“Balto” Is Actually Extremely Inappropriate For Children

You may remember Balto as a heartwarming cartoon about a heroic wolf-dog. In reality, it is the story of how one dog saved many children from death because he wanted to bone a lady dog.

Balto, our hero, son of a dog and a wolf, is motivated by three things in life:

1. The desire to race with the sled dogs.

2. Shame at the wolf parentage that prevents him from racing with the sled dogs.

3. The desire to make sweet, sweet love to Jenna, the prettiest dog in town.

In order to prove himself a worthy sled dog, overcome his shame at his wolf side, and make sweet, sweet love to Jenna, the prettiest dog in town, Balto has to lead a team of sled dogs carrying a serum across the frozen wilderness to save Jenna’s beloved human friend, Rosy, from diphtheria. In other words, Balto's heroics are motivated by various forms of desire from the start. Motivation-wise, this is probably the most realistic children's movie ever. It is also completely inappropriate.

Let's take a look at everything that makes this movie a little more G-spot than G:
At the beginning of the movie, Balto figures out that the way to Jenna's heart is through a little girl named Rosy, so he risks serious injury to retrieve the girl's hat.

“Balto, what a crazy thing to do just to show off to a pretty girl,” Rosy says. FORESHADOWING ALERT.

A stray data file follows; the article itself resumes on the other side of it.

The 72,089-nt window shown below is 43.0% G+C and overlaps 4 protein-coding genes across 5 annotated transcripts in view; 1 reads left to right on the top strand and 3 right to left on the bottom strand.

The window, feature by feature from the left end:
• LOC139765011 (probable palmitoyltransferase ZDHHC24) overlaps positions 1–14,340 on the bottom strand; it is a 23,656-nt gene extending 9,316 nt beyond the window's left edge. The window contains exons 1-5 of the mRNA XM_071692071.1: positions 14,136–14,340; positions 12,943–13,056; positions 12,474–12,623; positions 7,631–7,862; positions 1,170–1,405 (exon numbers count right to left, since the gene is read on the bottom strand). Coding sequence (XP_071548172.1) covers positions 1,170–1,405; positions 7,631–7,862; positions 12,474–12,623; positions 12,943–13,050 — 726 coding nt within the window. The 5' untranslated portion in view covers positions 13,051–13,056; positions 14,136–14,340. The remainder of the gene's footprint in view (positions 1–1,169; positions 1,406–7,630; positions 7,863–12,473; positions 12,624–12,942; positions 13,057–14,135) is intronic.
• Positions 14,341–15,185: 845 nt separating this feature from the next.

Gauging by the expression on Jenna's face, Balto would've had it in the bag right then if it weren't for diphtheria, which will force him to do other crazy things “just to show off to a pretty girl.”

Balto's not the only horndog in this movie.
Eight minutes in, Jenna, prettiest dog in town, is innocently strolling with her friends when a lusty dog tries to literally jump their bones.

The dog equivalent of catcalling.

Steele, Balto's purebred enemy, runs by these three lady dogs, who swoon and make puppy-dog eyes.

Lust!

Steele makes a sexual predator face at Jenna, who is clearly uncomfortable.

Like all arrogant villains before him, Steele has eyes for the same girl as our underdog hero.

Jenna walks off, but Dixie, desperate to get Steele's attention, rubs her body on his.

He rejects her advances and steps away. Having rubbed her head against his genitals, she collapses in a quivering heap.

Dixie follows in the grand tradition of the animated lady-dog seductress. See also: Peg from Lady and the Tramp.

“Bow-wowza,” or something. Also, NOT APPROPRIATE FOR CHILDREN (or, you know, anyone, because at this point we should all object to a female character whose only feature is “throwing herself at the feet of male characters for no real reason outside her unexplained yet insatiable sexual appetite,” right?).

Steele tries to seduce Jenna by offering her sausages, but she declines.

I think he has another sausage in store for her later.

But really, the lusty one is Balto. Balto gets so excited to see Jenna that he loses his footing and plows right into her nose with his nose.

It's full of sexual tension.

Balto, in an attempt to woo his love, takes her into a frightening tunnel. Just when she starts to think he's crazy for bringing her here, he then turns on the mood lighting.